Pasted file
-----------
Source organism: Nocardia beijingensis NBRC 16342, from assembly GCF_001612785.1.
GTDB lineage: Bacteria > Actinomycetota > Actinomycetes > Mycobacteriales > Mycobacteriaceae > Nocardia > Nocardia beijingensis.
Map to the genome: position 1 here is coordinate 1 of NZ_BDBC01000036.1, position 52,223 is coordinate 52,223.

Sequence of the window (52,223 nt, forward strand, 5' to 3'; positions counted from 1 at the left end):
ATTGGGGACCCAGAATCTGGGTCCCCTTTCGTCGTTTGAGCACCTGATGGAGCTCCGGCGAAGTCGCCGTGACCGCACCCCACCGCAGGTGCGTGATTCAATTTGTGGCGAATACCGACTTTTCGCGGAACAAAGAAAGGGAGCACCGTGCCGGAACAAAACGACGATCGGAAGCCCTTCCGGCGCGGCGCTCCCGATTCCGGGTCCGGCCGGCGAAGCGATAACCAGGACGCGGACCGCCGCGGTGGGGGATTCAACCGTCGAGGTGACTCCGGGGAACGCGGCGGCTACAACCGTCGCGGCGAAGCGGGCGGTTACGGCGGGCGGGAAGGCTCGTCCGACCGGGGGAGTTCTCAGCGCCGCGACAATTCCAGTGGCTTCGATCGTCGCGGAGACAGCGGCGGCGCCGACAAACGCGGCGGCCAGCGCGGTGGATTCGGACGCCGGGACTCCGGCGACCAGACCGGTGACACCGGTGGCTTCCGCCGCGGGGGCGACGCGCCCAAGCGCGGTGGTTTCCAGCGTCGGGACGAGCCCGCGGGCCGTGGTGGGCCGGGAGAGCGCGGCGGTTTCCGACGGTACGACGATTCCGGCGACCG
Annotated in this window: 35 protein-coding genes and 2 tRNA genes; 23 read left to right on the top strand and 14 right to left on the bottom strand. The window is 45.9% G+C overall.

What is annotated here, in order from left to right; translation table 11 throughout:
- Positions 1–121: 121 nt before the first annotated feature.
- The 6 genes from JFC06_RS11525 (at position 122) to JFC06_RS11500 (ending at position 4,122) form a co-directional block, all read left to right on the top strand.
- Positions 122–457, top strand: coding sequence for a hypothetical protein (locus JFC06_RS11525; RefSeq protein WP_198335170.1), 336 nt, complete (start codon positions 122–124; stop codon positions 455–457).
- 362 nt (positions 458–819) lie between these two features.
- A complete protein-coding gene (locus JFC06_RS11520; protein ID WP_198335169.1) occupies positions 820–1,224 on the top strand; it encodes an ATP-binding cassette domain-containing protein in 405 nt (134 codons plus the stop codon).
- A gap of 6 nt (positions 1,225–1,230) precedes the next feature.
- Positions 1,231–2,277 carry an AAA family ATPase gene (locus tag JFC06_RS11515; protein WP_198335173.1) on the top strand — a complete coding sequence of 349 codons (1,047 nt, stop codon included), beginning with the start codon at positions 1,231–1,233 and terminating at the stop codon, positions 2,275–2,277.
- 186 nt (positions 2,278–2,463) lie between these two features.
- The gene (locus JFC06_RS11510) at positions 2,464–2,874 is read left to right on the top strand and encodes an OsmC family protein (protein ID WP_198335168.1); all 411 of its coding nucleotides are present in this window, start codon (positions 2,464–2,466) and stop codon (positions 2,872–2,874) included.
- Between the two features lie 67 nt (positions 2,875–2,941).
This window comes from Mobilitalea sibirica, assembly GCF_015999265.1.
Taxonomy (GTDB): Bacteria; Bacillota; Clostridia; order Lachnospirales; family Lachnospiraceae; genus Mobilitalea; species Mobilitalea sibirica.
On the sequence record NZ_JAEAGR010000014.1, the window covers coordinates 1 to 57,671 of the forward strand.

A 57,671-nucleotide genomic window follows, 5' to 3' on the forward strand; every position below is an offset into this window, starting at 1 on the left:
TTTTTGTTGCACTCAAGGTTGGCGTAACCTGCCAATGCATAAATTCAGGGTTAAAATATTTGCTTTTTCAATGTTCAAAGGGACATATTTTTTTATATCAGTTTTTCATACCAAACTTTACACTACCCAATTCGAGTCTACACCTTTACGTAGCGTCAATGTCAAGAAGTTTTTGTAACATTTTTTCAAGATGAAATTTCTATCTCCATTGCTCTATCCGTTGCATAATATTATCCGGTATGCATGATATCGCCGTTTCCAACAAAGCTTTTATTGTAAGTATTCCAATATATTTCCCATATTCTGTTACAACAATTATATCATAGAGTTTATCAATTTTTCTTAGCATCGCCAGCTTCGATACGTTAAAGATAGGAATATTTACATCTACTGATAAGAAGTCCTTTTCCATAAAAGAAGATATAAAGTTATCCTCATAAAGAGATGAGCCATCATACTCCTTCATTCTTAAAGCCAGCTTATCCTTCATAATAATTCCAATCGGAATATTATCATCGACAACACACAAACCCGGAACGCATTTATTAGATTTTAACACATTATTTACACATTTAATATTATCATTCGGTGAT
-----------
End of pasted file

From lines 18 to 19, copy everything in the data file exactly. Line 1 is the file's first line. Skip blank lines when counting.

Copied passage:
This window comes from Mobilitalea sibirica, assembly GCF_015999265.1.
Taxonomy (GTDB): Bacteria; Bacillota; Clostridia; order Lachnospirales; family Lachnospiraceae; genus Mobilitalea; species Mobilitalea sibirica.